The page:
When pollsters produce multiple polls, only the most recent poll was used.
The priors for each model are set by the vote shares from the November election.
However some decisions had to be made for the Warnock-Loeffler prior because there were other Democrats and Republicans on the ballot for that race. Therefore the total Democrat and Republican voteshares were used rather than just the normalized voteshares for Warnock and Loeffler. We assume that republican voters that come back for the runoff race are likely to vote for Loeffler if their preferred republican candidate is no longer on the ballot. Using the normalized ratio between only Warnock and Loeffler would result in Warnock having an advantage in the posterior (roughly 60%).
Interestingly, if we plot each of the pollster distributions the model tends to push the median voteshare slightly towards the priors when compared with the actual poll results. However each of the actual results are still well within the expected ranges of each pollsters distribution. This is the result of using a regularizing prior. The model is skeptical of polls results that deviate too far from the results of the November election. We can see that the size of the correction changes as the poll results get further away from the prior and as the uncertainty in the polls changes.
Plot the actual polls results in orange and the estimated poll distribution in gray. If we don’t see any orange is because the estimated median completely overlaps the actual results. The dashed blue line is the maximum a posteriori estimate of Democratic vote share.
By using the beta distribution as our prior we can tune how much of an impact it has on the posterior distribution. A simple way of doing this is to use the sum of the two parameters for the beta distribution, alpha and beta. The larger the sum the more “peaky” or informative the prior, which gives it more weight in the final distribution. In other words, the more sure we are that the outcome of the Nov 2020 election will repeat in the runoff the more weight we want to put into the prior.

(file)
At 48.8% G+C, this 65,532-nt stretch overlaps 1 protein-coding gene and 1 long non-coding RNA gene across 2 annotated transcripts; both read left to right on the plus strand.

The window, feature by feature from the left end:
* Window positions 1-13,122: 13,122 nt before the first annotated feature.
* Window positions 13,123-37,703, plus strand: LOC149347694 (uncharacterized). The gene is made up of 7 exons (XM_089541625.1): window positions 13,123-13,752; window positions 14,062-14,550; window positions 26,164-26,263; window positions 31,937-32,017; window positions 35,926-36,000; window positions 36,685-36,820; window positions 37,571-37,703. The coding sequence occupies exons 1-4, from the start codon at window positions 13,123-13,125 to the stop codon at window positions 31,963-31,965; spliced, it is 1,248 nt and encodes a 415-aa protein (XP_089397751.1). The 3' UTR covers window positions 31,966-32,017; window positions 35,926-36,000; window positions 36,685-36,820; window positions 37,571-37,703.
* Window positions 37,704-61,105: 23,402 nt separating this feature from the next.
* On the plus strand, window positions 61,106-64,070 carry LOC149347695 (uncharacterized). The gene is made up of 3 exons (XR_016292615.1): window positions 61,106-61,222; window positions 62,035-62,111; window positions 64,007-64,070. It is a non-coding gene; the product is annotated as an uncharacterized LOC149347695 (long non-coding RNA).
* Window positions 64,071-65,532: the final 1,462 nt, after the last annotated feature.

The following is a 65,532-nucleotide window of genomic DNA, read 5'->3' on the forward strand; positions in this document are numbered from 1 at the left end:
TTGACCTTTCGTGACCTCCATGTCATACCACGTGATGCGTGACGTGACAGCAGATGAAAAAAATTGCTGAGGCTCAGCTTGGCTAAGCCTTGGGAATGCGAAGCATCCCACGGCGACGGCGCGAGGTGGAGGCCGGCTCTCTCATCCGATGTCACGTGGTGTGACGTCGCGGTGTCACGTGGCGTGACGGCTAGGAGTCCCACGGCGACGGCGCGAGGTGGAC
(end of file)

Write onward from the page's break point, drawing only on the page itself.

There are good reasons to weight the prior highly here. The election was recent, the turnout is much larger than any poll sample size, and it was an actual election not a survey.
However, turnout in the runoff could be much different and public opinion can change.
In the end a sum of parameters equaling 50 was used, which gives us a prior with swings in vote share of about +-1 15% from the Nov 2020 outcome. This uncertainty is quite large but it allows the polls to drive most of the posterior. With a sum of parameters at 1000 the priors are much tighter and quite a bit more resistant to change along with the polling data.
In terms of probabilities of election outcomes, if we use the sum of paramters of 1000 prior we get a roughly 70% win probability for both republican candidates. That would essentially be saying that the results of the November election will be repeated and we shouldn’t put too much weight on the polls.
How much weight to put on this prior is certainly up to debate and people more versed in Georgia politics can have that debate. Ideally I would have consulted with someone more versed Georgia politics for this decision.